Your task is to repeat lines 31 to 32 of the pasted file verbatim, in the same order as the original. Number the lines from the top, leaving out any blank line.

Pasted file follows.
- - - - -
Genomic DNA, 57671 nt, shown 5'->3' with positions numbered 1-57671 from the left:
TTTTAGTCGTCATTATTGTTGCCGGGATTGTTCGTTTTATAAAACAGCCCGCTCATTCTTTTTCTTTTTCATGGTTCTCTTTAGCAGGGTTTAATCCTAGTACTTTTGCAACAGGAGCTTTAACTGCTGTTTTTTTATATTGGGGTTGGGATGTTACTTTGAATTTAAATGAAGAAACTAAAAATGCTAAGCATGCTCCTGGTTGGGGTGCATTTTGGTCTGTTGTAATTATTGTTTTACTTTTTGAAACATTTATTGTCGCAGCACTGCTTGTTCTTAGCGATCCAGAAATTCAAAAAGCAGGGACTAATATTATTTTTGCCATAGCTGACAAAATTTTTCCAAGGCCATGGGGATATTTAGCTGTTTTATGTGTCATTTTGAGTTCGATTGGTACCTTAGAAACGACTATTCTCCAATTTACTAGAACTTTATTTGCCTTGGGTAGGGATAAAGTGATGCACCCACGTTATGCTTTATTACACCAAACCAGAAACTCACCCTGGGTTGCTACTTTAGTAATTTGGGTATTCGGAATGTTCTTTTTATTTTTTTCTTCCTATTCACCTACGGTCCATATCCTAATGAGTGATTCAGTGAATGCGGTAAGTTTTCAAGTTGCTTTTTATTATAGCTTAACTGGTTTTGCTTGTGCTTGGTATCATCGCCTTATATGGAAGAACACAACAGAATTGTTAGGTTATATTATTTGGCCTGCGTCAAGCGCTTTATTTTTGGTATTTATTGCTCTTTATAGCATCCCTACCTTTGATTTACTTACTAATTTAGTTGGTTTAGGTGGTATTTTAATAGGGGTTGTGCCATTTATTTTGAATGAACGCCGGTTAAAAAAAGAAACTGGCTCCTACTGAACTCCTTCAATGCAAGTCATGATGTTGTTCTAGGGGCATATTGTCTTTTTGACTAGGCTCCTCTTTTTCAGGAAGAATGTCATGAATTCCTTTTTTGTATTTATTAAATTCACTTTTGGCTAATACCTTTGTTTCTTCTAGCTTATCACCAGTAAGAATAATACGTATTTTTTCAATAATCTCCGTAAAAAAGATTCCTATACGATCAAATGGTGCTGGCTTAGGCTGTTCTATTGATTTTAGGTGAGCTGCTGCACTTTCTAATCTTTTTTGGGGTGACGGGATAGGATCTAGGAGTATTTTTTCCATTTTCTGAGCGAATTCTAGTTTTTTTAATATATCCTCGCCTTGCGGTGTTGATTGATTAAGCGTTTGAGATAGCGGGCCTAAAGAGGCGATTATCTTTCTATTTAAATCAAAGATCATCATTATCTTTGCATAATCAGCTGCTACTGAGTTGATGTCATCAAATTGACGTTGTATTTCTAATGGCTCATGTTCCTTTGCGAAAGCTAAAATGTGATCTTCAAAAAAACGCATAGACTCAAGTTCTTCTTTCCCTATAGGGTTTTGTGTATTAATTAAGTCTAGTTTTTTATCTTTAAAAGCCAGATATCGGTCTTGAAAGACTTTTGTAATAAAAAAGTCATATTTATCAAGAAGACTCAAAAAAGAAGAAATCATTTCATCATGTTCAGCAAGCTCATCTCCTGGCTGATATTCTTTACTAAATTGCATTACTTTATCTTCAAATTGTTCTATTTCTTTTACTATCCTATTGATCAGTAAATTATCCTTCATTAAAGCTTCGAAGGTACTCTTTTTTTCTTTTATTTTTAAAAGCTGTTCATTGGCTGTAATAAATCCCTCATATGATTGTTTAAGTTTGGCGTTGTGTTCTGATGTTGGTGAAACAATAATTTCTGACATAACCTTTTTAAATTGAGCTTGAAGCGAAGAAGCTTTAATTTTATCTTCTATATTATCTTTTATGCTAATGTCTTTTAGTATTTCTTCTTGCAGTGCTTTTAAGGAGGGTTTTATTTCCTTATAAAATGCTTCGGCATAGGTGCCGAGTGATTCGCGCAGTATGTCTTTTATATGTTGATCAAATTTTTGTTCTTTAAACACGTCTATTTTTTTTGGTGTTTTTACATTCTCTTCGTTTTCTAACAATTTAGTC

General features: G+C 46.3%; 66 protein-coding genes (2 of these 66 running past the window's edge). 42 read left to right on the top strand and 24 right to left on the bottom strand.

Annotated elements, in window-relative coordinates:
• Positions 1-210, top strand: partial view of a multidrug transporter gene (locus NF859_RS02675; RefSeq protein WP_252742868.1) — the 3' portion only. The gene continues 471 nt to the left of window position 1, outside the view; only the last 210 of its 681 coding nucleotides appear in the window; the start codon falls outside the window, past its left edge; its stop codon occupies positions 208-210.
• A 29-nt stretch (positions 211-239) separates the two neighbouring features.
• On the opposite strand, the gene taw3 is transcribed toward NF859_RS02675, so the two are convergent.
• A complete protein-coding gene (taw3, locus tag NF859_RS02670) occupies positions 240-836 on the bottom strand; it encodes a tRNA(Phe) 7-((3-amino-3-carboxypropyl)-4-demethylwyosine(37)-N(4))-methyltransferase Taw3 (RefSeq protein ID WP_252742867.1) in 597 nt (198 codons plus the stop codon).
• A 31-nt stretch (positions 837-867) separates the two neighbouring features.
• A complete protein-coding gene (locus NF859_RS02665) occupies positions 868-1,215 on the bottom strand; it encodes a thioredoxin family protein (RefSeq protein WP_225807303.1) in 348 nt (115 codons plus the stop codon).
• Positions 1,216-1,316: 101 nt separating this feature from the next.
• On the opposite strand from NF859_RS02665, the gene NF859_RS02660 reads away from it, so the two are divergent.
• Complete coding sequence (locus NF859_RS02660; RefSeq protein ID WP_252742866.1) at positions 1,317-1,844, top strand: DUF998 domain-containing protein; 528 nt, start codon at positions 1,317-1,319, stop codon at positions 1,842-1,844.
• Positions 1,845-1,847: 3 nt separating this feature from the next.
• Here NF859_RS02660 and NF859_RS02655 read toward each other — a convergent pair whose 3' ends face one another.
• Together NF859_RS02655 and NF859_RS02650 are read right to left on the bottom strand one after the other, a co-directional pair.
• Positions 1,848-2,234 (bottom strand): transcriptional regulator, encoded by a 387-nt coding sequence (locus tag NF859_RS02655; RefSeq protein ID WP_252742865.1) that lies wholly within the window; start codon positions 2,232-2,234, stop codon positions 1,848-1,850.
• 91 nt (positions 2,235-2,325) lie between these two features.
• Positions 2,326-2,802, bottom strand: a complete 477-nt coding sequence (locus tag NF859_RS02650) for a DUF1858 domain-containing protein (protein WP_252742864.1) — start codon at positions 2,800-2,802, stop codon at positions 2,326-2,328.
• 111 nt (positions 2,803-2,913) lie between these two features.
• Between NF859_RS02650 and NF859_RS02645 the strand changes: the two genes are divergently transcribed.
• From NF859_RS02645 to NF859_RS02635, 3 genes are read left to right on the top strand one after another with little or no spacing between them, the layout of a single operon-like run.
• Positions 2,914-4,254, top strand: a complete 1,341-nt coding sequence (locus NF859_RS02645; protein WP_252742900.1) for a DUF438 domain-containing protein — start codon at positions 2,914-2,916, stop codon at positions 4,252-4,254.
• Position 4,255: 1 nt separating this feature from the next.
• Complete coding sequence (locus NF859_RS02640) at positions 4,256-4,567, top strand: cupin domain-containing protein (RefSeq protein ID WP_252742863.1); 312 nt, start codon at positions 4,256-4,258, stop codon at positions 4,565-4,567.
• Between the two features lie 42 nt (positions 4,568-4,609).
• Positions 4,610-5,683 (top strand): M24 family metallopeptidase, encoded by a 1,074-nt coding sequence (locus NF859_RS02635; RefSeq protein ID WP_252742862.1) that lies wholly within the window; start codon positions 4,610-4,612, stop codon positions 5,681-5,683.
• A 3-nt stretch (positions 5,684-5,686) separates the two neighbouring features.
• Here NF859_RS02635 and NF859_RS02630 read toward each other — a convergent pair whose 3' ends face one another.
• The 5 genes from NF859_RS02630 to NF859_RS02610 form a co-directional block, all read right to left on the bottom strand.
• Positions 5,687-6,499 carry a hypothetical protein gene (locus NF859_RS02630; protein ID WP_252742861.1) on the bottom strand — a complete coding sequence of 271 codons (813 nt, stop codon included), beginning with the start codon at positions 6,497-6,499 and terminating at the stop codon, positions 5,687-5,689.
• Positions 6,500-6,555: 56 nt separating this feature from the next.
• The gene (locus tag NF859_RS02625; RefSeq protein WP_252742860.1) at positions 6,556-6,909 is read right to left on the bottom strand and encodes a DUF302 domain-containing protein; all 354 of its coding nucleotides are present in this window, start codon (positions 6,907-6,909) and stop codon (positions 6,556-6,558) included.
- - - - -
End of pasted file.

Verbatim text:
• Positions 5,687-6,499 carry a hypothetical protein gene (locus NF859_RS02630; protein ID WP_252742861.1) on the bottom strand — a complete coding sequence of 271 codons (813 nt, stop codon included), beginning with the start codon at positions 6,497-6,499 and terminating at the stop codon, positions 5,687-5,689.
• Positions 6,500-6,555: 56 nt separating this feature from the next.